Friday, August 9, 2013

Lack of diversity in BookFest @ Malaysia 2013?

Just two days ago I had a Twitter conversation with my friends about the ongoing BookFest @ Malaysia 2013 held at Kuala Lumpur Convention Centre.

Since Twitter isn't allowing me to elaborate further on what I want to say, so I'll tell you more about what I mean to say here.

I Love Reading 8th Malaysia BookFest 2013 KLCC

As I have stated in my Tweet, the Chinese name of the event 海外华文书市 translates to Overseas Chinese Book Fair. That isn't reflected in BookFest @ Malaysia, the official English name of the event. But since my friend Zaim Mohzani can't see the world in Chinese, I have to excuse him. That's a problem when you want to be nice and inclusive in English to appeal to the rest of the nation while your actual target market is in fact, Chinese-speaking Chinese community.

Before I dwell into my analysis, I'd say that BookFest @ Malaysia is a huge success given its target market while Pesta Buku 1Malaysia barely live up to its name.

If you have been to the Chinese section of the book fair, you'll notice that the books are divided into subsections according to their country of publication - China, Taiwan, Hong Kong, Singapore and Malaysia. This has been so since the inaugural event in 2006. Interests garnered from overseas Chinese publishers signals the attractiveness and profitability of the Chinese market. The Chinese population, although making up a quarter of the Malaysian population, is a sizable market for their purchasing power. The attractiveness of the Chinese market is compounded by the fact that many of the Chinese here have inherited deeply rooted cultural ideals from their motherland, aided by thriving Chinese vernacular education.

Now that the organiser has decided on the target market, next comes the question of book offerings. Now that the book fair is divided into three large sections: Chinese, English (& a bit of Malay) and "Lifestyle". The representative section is the Chinese one, hence this is where the name "Overseas Chinese Bookfair" comes in. The critical mass of Chinese publications in the world actually lies in China and Taiwan. The purpose of the book fair is to provide an opportunity for readers to obtain books published overseas under one roof, where these books may not be readily available in Malaysia.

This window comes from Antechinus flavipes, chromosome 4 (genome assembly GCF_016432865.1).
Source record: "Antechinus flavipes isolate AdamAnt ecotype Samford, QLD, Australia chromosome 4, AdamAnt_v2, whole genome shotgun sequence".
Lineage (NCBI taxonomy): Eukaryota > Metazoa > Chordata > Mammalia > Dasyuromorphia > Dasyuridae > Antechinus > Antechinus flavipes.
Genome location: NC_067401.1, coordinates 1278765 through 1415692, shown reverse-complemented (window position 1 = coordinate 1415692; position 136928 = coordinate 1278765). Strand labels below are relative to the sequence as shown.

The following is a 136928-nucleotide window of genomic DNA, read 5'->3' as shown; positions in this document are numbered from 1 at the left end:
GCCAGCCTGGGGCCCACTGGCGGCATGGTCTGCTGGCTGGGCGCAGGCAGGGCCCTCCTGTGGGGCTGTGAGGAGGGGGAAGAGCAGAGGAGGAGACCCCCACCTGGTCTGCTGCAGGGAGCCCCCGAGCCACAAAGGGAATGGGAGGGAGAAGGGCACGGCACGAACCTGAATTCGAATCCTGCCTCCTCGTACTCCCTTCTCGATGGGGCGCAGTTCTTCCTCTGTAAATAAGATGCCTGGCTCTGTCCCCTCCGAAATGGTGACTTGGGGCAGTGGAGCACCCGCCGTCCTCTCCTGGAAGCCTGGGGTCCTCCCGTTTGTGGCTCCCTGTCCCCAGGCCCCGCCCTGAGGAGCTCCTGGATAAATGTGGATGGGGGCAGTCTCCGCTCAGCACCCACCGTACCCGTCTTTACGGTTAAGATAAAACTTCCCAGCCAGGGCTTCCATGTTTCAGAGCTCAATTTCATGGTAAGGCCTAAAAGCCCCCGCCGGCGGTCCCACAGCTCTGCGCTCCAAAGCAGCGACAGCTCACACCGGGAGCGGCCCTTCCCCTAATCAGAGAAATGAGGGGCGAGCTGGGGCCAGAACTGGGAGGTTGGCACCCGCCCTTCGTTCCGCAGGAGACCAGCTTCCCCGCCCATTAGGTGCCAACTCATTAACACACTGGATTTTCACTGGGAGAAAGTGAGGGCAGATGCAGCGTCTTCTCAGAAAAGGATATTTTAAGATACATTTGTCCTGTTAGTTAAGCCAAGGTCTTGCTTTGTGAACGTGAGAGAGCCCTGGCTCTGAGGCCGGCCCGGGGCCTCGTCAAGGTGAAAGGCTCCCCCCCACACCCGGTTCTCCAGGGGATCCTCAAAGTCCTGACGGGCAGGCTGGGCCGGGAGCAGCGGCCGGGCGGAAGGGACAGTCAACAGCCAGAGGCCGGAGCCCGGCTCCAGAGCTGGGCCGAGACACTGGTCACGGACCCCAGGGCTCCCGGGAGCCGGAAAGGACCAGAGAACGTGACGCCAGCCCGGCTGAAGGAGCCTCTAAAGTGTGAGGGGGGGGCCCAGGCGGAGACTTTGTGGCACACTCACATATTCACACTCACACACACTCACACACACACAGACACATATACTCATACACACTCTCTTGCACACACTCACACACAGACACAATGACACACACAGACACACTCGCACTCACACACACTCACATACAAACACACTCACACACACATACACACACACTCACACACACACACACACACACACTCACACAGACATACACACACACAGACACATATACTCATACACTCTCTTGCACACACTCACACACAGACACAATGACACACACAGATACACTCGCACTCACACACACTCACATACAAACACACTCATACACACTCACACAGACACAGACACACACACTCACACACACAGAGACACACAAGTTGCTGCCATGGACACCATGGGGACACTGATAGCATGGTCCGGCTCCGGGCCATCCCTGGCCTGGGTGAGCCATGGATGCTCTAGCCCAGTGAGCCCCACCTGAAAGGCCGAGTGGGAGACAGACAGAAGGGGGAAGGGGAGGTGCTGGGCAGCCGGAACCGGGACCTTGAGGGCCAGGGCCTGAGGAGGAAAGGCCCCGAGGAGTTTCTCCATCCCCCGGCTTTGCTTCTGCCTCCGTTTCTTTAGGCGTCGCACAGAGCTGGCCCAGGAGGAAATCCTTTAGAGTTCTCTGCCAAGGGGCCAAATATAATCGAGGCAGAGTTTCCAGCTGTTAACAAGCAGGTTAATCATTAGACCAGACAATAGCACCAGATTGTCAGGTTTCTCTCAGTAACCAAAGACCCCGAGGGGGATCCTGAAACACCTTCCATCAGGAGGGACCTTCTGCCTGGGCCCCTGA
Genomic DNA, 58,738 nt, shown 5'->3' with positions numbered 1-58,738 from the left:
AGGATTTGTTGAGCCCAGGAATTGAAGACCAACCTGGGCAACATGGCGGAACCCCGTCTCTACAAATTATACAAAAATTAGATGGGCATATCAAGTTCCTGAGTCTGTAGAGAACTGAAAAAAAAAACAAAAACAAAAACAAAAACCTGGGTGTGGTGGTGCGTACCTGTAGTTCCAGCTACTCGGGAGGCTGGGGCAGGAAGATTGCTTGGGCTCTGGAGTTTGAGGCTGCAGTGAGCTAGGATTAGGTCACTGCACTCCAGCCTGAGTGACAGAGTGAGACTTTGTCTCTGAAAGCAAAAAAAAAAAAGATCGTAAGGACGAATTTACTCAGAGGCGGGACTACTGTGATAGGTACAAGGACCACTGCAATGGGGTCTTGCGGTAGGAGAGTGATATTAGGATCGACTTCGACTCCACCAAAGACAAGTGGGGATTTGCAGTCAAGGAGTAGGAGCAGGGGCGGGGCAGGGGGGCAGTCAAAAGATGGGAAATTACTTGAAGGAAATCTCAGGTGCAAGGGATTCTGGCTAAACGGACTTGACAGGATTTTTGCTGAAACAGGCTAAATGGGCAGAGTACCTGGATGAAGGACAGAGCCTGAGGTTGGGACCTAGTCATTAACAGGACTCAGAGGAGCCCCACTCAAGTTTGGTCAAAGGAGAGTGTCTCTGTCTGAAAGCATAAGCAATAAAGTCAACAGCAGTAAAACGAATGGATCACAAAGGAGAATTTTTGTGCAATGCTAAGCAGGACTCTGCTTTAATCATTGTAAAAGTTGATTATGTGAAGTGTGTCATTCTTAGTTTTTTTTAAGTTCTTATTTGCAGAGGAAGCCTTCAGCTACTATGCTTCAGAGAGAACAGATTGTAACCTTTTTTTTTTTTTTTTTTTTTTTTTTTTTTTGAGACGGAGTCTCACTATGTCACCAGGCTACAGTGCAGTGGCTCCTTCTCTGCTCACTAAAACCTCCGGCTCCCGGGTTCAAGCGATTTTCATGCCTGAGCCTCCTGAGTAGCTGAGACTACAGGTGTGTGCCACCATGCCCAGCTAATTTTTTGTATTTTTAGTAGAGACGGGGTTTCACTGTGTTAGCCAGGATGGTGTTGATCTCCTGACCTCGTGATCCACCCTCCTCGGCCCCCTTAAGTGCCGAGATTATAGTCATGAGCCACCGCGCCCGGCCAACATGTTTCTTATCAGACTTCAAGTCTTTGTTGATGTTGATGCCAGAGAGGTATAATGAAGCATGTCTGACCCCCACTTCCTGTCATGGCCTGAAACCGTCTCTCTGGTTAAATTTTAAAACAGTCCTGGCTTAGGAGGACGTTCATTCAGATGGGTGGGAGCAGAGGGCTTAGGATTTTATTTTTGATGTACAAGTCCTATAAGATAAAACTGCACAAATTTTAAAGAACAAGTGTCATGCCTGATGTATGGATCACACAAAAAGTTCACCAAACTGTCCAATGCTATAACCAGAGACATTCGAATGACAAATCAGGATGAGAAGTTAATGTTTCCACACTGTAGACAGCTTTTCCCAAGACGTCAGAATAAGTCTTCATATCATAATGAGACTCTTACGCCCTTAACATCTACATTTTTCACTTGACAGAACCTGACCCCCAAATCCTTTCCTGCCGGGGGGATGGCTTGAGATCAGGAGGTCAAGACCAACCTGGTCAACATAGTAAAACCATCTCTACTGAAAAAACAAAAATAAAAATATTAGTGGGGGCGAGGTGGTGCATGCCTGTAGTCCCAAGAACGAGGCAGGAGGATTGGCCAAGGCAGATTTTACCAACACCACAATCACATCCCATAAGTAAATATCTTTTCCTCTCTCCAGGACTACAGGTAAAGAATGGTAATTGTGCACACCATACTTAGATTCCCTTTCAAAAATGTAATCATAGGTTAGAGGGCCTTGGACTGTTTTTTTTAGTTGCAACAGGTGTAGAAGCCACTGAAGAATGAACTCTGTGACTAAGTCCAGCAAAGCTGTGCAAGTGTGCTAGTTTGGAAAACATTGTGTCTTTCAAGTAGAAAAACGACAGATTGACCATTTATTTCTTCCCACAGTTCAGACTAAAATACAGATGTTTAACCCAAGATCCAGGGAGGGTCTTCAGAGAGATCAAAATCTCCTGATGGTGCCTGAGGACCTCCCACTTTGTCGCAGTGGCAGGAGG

What about the English section? Clearly the organiser did not forget about this segment of the market! But bear in mind that the organiser is Popular Book Co. Malaysia, which sells predominantly Chinese books and reference books for schools. It's undeniable that offerings in the English section may not be as diverse. As much of the weight of the book fair was put into the Chinese section, the organiser has only taken the best attempt to cater English readers and it's entirely understandable.

To answer the question of why Pesta Buku 1Malaysia become a predominatly Malay bookfair, the safe answer I can provide now is the inability of government efforts (or just about anything in Malay?) to cross cultural barriers. So language accessibility does not necessarily translates into visits :(

Why has Zaim Mohzani lamented about lack of diversity in Bookfest @ Malaysia? He "sees" the bookfair in two languages whilst the Chinese section remains largely inaccessible to him. Offerings in the English section is somewhat limited but the Chinese section is actually diverse in one common language. Whether you are making huge gains at the bookfair depends on your language and cultural attributes.

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